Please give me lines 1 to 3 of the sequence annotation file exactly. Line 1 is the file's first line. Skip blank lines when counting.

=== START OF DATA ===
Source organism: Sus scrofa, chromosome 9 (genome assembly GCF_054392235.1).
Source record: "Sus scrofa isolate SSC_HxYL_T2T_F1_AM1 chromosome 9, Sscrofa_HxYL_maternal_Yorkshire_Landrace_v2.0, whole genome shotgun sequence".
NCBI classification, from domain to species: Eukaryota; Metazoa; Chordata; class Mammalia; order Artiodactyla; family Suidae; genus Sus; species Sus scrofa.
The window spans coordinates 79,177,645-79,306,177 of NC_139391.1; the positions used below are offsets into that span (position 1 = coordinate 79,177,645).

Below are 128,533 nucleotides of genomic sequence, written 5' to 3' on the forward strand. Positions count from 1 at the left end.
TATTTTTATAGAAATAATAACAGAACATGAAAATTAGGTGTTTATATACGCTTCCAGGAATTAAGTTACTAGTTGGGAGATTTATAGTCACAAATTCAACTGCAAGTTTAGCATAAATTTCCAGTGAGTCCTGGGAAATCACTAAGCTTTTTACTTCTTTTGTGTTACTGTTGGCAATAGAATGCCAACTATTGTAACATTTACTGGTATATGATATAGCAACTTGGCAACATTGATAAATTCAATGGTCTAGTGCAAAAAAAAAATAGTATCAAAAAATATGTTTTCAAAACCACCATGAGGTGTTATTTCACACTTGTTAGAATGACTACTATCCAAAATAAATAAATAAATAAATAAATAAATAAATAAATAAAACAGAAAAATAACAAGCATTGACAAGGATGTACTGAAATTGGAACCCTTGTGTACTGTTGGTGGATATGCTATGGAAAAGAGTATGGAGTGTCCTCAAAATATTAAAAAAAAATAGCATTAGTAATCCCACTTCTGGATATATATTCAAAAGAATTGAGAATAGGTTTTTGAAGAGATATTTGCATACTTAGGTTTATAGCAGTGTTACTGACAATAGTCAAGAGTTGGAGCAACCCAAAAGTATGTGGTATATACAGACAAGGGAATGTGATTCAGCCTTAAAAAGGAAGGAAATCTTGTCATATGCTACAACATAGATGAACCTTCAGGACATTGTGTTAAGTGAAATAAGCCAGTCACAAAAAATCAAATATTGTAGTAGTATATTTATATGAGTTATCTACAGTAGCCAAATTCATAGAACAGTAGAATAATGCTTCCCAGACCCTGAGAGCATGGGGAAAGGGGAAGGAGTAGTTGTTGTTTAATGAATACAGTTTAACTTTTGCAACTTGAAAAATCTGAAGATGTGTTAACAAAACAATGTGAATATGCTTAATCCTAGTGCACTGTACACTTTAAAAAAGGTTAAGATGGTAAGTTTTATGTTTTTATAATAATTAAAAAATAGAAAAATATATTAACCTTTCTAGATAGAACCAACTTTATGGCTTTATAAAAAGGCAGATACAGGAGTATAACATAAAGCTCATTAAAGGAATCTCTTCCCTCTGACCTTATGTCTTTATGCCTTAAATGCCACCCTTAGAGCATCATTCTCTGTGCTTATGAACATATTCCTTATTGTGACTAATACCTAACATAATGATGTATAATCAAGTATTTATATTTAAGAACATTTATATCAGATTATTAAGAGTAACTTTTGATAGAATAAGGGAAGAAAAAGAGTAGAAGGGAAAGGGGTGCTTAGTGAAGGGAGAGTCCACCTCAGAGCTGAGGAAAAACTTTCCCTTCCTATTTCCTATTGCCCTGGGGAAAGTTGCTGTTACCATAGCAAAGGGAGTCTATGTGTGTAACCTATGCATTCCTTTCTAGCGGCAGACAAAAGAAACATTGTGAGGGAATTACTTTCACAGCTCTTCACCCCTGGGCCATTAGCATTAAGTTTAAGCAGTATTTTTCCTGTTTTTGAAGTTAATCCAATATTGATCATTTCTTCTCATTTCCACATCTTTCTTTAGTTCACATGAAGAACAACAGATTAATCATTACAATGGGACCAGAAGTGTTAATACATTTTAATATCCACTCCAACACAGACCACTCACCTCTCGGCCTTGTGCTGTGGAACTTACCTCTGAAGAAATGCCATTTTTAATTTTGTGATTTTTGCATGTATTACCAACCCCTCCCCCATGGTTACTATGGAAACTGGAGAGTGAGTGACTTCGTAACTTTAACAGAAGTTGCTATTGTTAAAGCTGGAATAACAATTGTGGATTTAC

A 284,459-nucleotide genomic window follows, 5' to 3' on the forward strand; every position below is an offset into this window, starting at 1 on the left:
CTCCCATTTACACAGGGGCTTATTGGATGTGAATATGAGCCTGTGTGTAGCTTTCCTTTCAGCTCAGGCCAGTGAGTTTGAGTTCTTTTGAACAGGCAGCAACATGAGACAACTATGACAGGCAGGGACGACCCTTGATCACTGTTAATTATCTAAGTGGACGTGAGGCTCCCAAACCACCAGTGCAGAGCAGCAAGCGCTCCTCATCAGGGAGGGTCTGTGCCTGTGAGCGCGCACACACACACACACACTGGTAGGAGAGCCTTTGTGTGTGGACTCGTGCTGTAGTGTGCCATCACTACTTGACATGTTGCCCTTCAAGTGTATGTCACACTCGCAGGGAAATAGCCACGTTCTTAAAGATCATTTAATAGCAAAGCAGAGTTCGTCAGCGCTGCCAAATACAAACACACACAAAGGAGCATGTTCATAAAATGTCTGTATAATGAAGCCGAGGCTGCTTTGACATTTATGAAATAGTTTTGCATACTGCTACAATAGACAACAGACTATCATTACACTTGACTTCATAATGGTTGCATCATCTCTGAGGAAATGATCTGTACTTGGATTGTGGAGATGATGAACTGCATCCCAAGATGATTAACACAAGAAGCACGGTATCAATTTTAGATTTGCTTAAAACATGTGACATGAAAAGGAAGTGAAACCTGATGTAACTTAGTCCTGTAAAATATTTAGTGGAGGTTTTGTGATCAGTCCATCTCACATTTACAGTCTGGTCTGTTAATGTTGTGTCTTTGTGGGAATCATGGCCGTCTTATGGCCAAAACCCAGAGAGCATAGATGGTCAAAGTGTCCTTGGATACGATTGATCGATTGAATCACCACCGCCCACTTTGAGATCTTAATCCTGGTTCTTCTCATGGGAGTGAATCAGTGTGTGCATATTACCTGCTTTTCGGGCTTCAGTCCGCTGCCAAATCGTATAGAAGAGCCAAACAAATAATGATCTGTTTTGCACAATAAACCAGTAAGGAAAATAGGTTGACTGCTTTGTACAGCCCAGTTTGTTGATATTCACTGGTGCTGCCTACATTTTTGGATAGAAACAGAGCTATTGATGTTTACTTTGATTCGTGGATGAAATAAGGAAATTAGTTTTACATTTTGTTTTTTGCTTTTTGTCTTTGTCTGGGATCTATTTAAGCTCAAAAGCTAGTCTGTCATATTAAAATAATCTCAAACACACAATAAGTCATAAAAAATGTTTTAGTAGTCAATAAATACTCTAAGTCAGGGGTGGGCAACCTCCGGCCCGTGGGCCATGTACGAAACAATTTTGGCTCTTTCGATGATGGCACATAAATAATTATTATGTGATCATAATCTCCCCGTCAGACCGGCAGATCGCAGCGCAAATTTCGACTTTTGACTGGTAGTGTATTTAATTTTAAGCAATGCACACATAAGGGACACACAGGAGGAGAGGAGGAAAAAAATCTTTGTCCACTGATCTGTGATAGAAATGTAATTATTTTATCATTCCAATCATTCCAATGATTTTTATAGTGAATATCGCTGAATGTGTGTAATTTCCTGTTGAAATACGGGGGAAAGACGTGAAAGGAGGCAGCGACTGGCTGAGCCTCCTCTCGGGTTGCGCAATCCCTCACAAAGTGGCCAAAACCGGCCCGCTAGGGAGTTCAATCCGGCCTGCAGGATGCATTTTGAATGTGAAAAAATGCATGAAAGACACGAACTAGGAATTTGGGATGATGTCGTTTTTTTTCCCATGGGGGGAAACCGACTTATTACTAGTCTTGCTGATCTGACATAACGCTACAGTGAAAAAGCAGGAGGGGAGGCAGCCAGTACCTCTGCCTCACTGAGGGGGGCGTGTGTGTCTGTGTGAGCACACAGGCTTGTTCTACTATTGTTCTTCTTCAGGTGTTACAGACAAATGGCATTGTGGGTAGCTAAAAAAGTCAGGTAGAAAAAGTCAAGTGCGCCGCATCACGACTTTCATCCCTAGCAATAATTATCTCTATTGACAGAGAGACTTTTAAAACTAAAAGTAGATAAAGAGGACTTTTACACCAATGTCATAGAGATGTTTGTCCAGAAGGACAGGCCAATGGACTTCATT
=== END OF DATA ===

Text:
Source organism: Sus scrofa, chromosome 9 (genome assembly GCF_054392235.1).
Source record: "Sus scrofa isolate SSC_HxYL_T2T_F1_AM1 chromosome 9, Sscrofa_HxYL_maternal_Yorkshire_Landrace_v2.0, whole genome shotgun sequence".
NCBI classification, from domain to species: Eukaryota; Metazoa; Chordata; class Mammalia; order Artiodactyla; family Suidae; genus Sus; species Sus scrofa.